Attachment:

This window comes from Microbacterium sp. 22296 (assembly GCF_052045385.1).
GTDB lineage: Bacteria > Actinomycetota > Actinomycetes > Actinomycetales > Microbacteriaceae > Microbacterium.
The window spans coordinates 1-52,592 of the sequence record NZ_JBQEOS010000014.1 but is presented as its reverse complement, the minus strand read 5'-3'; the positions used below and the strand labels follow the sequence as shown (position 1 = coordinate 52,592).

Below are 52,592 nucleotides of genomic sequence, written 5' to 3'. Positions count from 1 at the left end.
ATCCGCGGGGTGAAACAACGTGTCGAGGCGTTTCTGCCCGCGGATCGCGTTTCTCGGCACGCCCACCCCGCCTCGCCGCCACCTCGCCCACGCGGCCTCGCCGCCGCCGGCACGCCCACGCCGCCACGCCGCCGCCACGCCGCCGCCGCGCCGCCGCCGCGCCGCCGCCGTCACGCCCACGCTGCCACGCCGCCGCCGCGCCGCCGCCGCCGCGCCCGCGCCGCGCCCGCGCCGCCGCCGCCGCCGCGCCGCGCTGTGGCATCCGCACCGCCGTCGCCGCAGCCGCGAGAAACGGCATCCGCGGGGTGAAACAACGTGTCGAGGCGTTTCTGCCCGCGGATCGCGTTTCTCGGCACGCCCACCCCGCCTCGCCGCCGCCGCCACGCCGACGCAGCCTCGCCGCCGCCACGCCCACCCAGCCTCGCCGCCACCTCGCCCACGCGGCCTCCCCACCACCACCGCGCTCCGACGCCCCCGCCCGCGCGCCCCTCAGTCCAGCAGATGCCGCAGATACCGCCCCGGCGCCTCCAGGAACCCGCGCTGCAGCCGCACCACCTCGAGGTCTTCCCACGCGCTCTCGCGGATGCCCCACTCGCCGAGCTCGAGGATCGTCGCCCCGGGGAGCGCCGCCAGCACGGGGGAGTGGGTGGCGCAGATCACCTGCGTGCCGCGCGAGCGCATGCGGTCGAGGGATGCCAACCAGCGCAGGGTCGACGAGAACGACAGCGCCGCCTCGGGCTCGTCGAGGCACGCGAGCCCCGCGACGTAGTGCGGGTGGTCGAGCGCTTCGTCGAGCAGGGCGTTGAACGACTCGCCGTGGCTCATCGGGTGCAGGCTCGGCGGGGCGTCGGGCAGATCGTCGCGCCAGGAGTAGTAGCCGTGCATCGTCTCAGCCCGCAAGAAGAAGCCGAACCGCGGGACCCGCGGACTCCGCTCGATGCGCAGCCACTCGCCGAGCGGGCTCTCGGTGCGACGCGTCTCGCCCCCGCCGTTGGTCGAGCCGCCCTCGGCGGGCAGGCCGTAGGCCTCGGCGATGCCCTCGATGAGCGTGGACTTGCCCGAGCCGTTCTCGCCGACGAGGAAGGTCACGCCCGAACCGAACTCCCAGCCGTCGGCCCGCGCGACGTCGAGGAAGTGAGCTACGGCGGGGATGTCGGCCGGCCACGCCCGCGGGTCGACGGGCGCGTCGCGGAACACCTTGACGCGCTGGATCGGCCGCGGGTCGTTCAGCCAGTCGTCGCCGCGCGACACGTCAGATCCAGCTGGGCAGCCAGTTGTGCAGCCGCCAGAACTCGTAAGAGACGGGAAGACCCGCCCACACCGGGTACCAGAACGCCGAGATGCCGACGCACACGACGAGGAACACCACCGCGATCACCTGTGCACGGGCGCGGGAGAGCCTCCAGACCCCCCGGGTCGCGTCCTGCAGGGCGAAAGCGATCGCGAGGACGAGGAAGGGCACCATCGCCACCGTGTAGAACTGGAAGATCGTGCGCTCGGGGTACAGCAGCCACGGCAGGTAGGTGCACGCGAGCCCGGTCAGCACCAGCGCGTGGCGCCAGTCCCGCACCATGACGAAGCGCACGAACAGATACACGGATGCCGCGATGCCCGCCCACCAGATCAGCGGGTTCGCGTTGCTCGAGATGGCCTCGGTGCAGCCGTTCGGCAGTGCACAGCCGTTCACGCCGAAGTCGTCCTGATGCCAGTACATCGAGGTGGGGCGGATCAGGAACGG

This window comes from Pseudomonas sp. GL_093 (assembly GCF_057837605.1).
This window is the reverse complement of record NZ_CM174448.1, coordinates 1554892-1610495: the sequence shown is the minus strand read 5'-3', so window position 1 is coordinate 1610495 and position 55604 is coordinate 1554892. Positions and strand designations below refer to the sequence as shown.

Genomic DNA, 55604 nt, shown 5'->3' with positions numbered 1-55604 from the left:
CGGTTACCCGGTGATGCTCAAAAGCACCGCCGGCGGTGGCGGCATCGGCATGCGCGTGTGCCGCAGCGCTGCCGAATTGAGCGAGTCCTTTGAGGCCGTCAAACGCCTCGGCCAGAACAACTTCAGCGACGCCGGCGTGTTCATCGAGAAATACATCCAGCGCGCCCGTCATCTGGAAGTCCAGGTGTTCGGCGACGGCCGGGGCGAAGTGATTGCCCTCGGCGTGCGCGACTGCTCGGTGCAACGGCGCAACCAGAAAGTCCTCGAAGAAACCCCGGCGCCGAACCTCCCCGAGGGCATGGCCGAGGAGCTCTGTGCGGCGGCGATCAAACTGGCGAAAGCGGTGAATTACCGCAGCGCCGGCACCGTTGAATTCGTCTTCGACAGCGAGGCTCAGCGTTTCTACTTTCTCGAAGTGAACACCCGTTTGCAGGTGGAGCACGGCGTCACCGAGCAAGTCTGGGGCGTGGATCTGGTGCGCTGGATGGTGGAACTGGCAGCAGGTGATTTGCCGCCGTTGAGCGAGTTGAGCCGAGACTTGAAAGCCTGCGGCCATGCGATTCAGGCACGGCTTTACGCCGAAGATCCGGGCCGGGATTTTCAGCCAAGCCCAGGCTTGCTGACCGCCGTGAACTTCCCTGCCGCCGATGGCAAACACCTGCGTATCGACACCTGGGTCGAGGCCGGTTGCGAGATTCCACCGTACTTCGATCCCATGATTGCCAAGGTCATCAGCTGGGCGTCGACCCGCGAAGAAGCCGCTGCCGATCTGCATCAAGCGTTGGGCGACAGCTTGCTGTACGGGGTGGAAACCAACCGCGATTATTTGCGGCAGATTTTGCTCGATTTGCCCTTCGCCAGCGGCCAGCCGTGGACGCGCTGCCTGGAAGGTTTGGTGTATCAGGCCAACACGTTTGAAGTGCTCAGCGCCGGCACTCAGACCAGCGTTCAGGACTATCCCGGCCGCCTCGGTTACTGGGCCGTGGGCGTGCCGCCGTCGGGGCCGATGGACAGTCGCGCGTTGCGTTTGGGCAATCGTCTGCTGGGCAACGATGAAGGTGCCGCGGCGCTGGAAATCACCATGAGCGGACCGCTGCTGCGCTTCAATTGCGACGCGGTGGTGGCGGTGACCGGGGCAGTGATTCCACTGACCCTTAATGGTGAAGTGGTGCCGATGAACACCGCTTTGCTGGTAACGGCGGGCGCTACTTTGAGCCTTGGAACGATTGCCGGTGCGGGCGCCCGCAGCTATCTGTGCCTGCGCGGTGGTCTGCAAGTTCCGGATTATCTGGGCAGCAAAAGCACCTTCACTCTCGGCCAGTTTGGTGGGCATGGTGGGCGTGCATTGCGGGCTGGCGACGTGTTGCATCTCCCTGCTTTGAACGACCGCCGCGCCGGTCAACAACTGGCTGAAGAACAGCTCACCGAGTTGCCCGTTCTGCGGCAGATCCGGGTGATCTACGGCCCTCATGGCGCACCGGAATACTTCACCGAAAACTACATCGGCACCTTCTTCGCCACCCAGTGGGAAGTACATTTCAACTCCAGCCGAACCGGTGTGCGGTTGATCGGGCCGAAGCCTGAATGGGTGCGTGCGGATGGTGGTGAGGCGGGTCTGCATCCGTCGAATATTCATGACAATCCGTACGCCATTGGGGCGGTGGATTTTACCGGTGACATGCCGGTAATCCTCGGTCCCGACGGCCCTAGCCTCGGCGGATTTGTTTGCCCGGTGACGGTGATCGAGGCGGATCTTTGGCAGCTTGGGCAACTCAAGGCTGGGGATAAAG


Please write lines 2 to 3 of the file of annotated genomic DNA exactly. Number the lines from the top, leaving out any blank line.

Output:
GTDB lineage: Bacteria > Actinomycetota > Actinomycetes > Actinomycetales > Microbacteriaceae > Microbacterium.
The window spans coordinates 1-52,592 of the sequence record NZ_JBQEOS010000014.1 but is presented as its reverse complement, the minus strand read 5'-3'; the positions used below and the strand labels follow the sequence as shown (position 1 = coordinate 52,592).